Caretaker boss Craig Shakespeare is firmly in contention for the Leicester manager's job on a longer-term basis following Claudio Ranieri's sacking.
Shakespeare was Ranieri's assistant and is popular with the club's players.
And the 53-year-old could be given the job until at least the end of the season, depending how the Foxes fare in Monday's league game against Liverpool.
Leicester won the Premier League last season but go into the match in the relegation zone.
No timescale has yet been set for the appointment, but if Shakespeare remains in charge for Saturday's home match against Hull City - a vital game for both clubs - a return of four points out of six and improved performances would count in his favour.
Shakespeare represents continuity, having been at the side of previous managers Nigel Pearson and Ranieri.
And, with just 13 games left this season, other candidates with higher profiles may not feel they have enough time left to arrest the slide.
Shakespeare gets on well with the players and is a highly regarded coach.
Former England coach Sam Allardyce thought enough of him to bring him into his coaching set-up with the national team, despite never having worked with him.
The Leicester hierarchy felt Shakespeare handled himself well in a difficult situation when he met the media after Ranieri's departure, showing just the right amount of steely ambition when asked if he would like the job full-time while dealing diplomatically with some tough questions.
He was also smart enough to avoid publicly shaming the players - knowing he has to work with them for at least a few more days.Ranieri didn't lose dressing room - Leicester City caretaker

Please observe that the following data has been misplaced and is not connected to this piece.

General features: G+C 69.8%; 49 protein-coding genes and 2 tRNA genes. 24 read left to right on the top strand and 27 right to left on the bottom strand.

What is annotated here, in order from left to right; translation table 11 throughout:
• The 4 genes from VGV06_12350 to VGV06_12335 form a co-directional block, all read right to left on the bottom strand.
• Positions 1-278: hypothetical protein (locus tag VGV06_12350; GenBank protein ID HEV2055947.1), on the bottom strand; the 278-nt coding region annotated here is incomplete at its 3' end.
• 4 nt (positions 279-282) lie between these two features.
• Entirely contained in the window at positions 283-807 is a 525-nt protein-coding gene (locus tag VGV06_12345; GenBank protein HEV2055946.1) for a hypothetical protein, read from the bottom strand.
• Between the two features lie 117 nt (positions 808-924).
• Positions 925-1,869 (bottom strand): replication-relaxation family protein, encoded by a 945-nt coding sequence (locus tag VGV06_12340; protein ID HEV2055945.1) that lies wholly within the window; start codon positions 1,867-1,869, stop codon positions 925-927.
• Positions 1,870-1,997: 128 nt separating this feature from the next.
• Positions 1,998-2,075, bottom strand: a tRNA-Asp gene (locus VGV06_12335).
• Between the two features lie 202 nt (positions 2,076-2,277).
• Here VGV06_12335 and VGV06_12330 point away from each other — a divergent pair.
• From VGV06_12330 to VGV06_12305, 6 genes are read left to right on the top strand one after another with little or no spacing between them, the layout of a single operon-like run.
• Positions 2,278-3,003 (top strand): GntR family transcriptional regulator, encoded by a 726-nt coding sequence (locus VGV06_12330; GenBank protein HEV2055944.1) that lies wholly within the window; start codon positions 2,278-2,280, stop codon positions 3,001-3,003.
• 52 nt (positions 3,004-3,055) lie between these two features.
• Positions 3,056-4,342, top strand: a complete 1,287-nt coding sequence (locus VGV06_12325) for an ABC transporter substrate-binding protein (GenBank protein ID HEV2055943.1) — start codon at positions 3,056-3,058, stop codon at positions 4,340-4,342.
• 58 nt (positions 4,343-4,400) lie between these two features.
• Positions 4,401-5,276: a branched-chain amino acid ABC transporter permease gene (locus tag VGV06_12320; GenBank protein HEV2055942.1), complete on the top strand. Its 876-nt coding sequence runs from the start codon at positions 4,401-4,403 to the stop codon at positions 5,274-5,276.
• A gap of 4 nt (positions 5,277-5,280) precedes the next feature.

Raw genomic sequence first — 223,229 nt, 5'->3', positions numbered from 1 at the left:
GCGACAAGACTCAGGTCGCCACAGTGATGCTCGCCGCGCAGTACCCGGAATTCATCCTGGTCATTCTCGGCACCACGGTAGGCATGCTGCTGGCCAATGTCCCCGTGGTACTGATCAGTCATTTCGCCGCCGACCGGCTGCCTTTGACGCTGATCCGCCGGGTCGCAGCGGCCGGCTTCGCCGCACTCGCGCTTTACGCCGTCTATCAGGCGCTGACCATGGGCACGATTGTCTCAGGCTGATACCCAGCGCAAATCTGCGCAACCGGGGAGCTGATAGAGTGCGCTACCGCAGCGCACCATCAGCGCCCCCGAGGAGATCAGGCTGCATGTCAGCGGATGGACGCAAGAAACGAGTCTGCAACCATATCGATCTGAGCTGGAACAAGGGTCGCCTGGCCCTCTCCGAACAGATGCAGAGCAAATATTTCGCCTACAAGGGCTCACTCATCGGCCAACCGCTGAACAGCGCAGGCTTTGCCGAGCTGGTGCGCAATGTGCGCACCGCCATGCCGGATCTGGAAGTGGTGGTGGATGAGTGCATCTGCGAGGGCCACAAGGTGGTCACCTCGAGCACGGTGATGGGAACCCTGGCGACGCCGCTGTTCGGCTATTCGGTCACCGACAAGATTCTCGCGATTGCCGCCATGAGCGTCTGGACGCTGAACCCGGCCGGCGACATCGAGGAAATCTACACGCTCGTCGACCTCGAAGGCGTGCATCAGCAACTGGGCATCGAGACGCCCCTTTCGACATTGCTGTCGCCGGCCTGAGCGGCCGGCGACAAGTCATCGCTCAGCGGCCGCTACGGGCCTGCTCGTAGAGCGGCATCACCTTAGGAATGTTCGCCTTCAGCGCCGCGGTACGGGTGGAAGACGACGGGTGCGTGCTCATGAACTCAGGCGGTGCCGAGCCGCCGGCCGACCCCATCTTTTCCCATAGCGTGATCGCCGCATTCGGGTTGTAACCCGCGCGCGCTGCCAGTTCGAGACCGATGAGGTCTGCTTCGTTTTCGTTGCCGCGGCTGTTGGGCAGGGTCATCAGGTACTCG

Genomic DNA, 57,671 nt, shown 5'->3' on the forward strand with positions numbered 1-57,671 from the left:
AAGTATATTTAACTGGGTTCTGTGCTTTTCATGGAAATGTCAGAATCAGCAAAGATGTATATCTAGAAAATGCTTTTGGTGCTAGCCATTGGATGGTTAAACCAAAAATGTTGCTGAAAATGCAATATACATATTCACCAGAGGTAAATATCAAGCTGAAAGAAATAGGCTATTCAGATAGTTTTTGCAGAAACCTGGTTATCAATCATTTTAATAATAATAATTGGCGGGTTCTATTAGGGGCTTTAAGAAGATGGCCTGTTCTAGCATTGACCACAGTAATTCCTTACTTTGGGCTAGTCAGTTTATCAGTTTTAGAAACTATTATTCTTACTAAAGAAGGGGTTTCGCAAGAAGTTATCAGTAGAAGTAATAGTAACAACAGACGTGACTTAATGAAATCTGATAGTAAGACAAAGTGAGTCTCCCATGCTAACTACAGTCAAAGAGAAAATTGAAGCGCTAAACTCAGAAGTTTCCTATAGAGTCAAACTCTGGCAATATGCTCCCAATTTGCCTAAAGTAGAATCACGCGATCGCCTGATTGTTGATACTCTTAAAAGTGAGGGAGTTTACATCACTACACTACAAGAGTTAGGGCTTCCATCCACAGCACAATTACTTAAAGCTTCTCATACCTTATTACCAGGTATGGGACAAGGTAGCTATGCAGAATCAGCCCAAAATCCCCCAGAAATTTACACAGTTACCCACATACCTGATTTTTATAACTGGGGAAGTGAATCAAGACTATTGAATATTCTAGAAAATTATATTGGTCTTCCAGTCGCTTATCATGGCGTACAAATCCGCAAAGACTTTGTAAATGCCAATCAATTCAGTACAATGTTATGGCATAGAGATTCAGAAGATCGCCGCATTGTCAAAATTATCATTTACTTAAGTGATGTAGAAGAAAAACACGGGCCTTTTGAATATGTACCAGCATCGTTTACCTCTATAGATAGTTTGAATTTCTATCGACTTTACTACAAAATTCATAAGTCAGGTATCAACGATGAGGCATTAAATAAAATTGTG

What about the other candidates?
Former Chelsea interim manager Guus Hiddink has massive experience and would command immediate respect from the Leicester players. Money would be no object in securing Hiddink, but it is arguable whether he would want the job after working at, or near, the top of the Premier League.
Although Pearson would be a popular replacement with many senior players who worked with him until the summer of 2015, I understand it is unlikely after the circumstances that led to his departure.
Former Manchester City and Inter Milan boss Roberto Mancini, meanwhile, is seen as a potentially divisive influence, at a time when a strong team spirit is vital.
Who will make the decision?
A panel of three - chief executive Susan Whelan, director of football John Rudkin, and football operations director Andrew Neville - will sift through the candidates, but the decision rests with the owner and chairman Vichai Srivaddhanaprabha.
Rudkin is close to the chairman, who relies on his football knowledge, but there is no doubt who will be in charge of the appointment.
Fundamentally, it is all down to the chairman - and having surprised so many when appointing Ranieri, and been vindicated, he will back his judgement after taking the necessary soundings.